Eliminating the dependence on billable codes supports innovation in care delivery, but to better mitigate the financial risk, providers and technology suppliers must work better together to target, streamline, and monitor communications.
Recently, the Centers for Medicare & Medicaid Services announced a new primary care payment paradigm—which could be a critical stepping stone to flip the traditional fee-for-service model on its head and increase the prominence of primary care. The demonstration, which CMS is calling the Primary Cares Initiative, represents a push to improve the value of care delivered by investing in flexible payment models for primary care.
Traditional primary care clinics as well as emerging primary care practices such as retail clinics run by Walmart and CVS, for example, or other clinics run by health plans or large employers would be eligible to participate. In order for providers to successfully compete under these new models and manage new levels of financial risk, they must partner with technology companies to find solutions to manage gaps in outreach, attribution, and preventive care with streamlined, cost-effective technology solutions.
Paying for value in primary care
The Primary Cares Initiative offers two primary pathways for primary care providers interested in experimenting in new primary care payments models. One called the Primary Care First institutes performance payment for providers to high-need patients with complex, chronic conditions, rewarding providers for lowering the cost of care and keeping patients healthy. The second, Direct Contracting, introduces different levels of capitated payment to large provider organizations offering primary care such as accountable care organizations and health plans. Participants in the Direct Contracting model would be particularly incentivized to attract and retain their patient base as patient volume and health outcomes would be the basis of payment, not service volume.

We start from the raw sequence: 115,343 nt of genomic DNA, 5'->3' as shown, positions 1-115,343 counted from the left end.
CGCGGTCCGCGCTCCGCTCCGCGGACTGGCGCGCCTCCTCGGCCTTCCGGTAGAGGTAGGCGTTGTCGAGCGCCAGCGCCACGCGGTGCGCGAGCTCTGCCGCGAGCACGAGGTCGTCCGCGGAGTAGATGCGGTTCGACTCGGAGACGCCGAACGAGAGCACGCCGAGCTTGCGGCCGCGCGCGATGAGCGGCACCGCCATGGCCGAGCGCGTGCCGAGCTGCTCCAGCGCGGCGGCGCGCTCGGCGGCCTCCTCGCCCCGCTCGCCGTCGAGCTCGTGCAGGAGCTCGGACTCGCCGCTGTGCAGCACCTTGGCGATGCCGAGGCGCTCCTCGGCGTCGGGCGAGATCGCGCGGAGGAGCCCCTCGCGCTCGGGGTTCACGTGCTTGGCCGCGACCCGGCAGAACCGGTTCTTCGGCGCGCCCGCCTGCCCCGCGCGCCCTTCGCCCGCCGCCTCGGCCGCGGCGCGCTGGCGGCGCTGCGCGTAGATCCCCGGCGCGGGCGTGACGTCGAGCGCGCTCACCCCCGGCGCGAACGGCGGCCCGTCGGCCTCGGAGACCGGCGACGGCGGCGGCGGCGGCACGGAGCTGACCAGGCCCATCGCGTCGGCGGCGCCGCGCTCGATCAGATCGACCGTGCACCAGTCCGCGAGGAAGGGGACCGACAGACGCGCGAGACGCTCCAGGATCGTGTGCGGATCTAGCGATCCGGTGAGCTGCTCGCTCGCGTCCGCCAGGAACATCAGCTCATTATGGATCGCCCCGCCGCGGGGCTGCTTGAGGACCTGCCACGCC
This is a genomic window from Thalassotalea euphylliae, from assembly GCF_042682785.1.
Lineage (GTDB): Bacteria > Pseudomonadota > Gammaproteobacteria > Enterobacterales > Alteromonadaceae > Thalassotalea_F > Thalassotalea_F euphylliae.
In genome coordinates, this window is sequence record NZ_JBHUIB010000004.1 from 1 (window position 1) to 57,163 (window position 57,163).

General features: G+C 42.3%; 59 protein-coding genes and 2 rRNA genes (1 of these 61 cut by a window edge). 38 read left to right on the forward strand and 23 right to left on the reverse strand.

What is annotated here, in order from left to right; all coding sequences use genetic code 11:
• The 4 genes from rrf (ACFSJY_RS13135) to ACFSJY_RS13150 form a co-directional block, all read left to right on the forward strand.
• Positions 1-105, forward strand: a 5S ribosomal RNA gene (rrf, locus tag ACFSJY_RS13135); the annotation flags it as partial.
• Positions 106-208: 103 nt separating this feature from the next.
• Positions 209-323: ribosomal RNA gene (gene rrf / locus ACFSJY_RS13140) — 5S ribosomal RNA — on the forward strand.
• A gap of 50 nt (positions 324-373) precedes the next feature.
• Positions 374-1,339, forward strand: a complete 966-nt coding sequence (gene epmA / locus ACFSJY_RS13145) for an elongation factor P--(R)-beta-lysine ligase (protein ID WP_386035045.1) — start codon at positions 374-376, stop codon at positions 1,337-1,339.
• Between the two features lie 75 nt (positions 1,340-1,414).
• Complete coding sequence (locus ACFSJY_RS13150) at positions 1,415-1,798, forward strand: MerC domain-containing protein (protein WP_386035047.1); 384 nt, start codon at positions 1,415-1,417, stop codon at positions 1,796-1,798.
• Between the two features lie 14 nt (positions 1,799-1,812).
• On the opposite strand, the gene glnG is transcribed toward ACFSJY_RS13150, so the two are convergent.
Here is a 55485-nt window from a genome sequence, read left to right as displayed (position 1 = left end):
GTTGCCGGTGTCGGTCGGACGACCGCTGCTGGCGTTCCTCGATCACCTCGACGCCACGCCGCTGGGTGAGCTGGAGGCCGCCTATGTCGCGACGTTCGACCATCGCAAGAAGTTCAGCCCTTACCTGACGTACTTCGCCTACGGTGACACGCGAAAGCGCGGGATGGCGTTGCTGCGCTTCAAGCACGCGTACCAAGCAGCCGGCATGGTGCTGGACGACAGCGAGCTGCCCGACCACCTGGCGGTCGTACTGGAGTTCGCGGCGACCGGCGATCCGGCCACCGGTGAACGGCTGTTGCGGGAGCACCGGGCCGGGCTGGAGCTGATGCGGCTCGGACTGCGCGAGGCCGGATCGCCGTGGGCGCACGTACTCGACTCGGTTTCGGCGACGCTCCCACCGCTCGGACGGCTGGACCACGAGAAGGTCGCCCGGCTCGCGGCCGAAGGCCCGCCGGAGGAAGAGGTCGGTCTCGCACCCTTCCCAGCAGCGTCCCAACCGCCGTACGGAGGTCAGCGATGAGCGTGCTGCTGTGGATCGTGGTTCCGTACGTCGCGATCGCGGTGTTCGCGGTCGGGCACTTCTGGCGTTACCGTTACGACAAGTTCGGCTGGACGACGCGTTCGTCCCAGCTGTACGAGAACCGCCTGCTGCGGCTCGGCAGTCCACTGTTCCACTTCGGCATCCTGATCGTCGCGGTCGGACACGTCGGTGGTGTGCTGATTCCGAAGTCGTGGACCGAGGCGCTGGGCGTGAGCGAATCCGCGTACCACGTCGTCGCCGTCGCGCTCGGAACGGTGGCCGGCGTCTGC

Secretary of Health and Human Services, Alex Azar, said in a press conference that the initiative “will radically elevate the importance of primary care in American medicine, move toward a system where providers will be paid for outcomes rather than procedures, and free up doctors to focus on the patients in front of them, rather than the paperwork we send them.”
The flexibility awarded to participating providers to pick up the phone and check in on a patient instead of scheduling a full visit or leveraging the full care team in care delivery could be huge for driving down health costs and improving the patient and provider experience alike. No longer tied to reimbursable billing codes or driven to maximize coding, providers can free up the administrative burden and focus on providing care of the highest quality and a competitive patient experience.
However, in order to be competitive under these models and manage the financial risk that comes with them, primary care providers must embrace new solutions that are responsive to the unique needs of primary care and that help streamline patient outreach.
Reach and retain patients